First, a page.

What if I went to a university outside of Canada?

Important: Beginning January 1, 2017, the tuition, education, and textbook tax credit is being replaced with the tuition tax credit. If you have unused education and textbook credits from a previous year, you’ll still be able to claim them on your 2017 return or on a future return.

If you were enrolled in a post-secondary program at a university located outside of Canada, you might be able to claim the tuition, education and textbook amounts if one of the following situations applied to you in 2016:

  • You were in a full-time student at a university enrolled in a program leading to at least a bachelor degree or equivalent level and your tuition fees have been paid

  • You were enrolled at a college, university , or other educational institution in the United States and you:
    • Lived in Canada throughout the year (but within a reasonable distance to the U.S. border)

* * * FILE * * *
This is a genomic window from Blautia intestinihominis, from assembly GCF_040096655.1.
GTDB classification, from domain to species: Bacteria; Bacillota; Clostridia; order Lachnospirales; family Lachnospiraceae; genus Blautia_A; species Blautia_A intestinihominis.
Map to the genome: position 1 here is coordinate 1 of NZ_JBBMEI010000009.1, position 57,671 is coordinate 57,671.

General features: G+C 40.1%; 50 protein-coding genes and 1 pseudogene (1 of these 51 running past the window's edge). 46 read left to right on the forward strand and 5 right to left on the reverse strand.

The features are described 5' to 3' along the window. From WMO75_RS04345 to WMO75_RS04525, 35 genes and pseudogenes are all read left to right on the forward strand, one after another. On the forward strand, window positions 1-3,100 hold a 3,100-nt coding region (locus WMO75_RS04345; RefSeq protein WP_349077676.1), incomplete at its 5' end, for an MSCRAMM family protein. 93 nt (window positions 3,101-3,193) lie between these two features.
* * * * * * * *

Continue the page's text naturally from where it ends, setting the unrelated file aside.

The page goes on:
• Commuted to your school located in the U.S. and
    • Paid more than $100 in tuition fees to the educational institution for the year

The educational institution you attend will issue you one of the following certificates, which you’ll use to complete your tax return:

You’ll need to use the amounts found on these slips to calculate your tuition tax credit on your Schedule 11 (or your Schedule T, if you’re a resident of Québec). If you don’t need to use your entire tuition credit amount to reduce your income tax payable this year, you can either carry forward the unused amount for use in a future year, or transfer them to your spouse or common-law partner, parent, or grandparent. Whatever you decide, be sure to hang on to the certificate and any other receipts issued to you by the school you attended in case the Canada Revenue Agency (CRA) asks to see them at a later time.

Note: You can only transfer the current year’s unused tuition, education, and textbook amounts to an eligible family member.

Did you know? Distance learning courses conducted over the Internet might qualify for the tuition amount if the courses you’re enrolled in require you to be in virtual attendance, on a full-time basis, for both regularly scheduled classes and other course-related activities. Having said that, you’ll need to be able to show that you’ve met the full-time attendance requirements.  For more information, refer to the CRA website.

Where can I learn more?